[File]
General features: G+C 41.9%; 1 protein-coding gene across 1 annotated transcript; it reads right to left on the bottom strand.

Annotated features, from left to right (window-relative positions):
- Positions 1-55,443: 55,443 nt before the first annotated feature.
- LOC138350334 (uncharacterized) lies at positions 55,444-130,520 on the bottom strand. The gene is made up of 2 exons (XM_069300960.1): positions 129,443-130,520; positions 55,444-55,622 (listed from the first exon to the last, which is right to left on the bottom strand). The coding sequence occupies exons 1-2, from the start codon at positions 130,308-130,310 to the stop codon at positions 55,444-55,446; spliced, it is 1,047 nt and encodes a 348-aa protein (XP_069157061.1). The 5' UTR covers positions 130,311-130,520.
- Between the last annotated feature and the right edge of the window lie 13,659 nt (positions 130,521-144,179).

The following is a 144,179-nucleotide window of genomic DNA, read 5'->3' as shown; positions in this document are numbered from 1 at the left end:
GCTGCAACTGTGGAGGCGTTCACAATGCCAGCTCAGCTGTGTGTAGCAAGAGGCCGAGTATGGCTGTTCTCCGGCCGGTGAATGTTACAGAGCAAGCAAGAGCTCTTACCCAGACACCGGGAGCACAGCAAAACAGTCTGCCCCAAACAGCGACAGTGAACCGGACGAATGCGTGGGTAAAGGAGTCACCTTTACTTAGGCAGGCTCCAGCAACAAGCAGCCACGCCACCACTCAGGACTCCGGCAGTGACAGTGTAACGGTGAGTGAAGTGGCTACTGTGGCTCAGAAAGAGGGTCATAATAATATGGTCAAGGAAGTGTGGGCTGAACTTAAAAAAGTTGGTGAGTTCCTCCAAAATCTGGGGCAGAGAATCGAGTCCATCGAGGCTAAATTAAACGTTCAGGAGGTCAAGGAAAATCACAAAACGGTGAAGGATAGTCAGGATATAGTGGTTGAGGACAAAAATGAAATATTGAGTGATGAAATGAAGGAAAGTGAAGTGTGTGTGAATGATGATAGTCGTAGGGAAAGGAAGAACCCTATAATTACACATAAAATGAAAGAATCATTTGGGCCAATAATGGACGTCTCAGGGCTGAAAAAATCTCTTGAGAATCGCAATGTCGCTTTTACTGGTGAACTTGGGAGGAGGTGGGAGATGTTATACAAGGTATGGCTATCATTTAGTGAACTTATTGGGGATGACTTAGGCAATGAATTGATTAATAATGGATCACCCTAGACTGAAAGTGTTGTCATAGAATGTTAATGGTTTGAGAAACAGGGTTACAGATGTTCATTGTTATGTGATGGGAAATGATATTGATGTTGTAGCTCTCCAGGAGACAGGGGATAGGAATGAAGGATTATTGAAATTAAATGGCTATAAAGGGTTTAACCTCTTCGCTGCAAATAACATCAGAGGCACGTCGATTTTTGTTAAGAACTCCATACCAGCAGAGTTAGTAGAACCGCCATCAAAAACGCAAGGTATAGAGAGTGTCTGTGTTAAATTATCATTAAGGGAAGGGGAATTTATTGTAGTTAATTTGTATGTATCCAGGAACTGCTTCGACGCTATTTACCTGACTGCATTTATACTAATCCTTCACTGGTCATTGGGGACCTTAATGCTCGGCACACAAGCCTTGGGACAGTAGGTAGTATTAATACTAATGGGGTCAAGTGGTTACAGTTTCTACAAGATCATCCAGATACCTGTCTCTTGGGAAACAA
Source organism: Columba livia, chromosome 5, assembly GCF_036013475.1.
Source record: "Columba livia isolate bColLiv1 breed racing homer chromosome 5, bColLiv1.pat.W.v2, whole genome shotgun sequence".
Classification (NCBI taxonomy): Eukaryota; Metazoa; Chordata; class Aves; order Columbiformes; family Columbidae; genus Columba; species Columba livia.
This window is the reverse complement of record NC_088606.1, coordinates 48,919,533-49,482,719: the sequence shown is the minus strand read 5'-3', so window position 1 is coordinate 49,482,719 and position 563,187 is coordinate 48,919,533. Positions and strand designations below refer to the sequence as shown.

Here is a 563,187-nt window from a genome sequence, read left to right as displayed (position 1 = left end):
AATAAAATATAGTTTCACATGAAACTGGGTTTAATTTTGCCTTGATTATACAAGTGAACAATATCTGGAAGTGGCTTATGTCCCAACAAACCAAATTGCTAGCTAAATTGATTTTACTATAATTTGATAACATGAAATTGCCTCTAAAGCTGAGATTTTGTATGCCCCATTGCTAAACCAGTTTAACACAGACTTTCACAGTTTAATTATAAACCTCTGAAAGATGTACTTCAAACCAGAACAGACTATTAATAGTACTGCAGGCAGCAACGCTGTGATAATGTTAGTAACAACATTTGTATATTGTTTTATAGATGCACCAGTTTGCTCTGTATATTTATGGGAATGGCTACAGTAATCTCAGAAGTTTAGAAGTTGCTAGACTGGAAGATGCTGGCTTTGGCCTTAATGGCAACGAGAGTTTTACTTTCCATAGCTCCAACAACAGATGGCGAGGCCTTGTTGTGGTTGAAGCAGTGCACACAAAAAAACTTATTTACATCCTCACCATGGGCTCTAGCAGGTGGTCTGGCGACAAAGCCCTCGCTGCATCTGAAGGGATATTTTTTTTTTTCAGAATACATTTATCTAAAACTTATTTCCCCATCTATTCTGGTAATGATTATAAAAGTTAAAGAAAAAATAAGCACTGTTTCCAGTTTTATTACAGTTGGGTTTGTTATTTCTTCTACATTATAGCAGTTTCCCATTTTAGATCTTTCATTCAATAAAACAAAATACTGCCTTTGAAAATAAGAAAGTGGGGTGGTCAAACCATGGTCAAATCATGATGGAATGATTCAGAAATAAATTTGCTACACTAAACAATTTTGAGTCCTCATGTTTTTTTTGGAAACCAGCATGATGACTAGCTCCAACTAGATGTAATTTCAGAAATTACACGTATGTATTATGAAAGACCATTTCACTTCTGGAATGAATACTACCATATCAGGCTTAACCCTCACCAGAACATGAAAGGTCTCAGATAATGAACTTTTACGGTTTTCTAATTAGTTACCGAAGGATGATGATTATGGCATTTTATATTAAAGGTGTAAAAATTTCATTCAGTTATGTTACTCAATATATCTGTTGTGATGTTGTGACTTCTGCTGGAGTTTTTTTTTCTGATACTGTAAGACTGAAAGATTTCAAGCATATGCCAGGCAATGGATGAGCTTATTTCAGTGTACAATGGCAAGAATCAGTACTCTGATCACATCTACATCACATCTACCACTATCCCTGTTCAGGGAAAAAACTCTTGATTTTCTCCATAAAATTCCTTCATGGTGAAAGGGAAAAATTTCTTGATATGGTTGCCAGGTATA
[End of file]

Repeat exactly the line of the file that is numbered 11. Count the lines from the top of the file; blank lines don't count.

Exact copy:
This window is the reverse complement of record NC_088606.1, coordinates 48,919,533-49,482,719: the sequence shown is the minus strand read 5'-3', so window position 1 is coordinate 49,482,719 and position 563,187 is coordinate 48,919,533. Positions and strand designations below refer to the sequence as shown.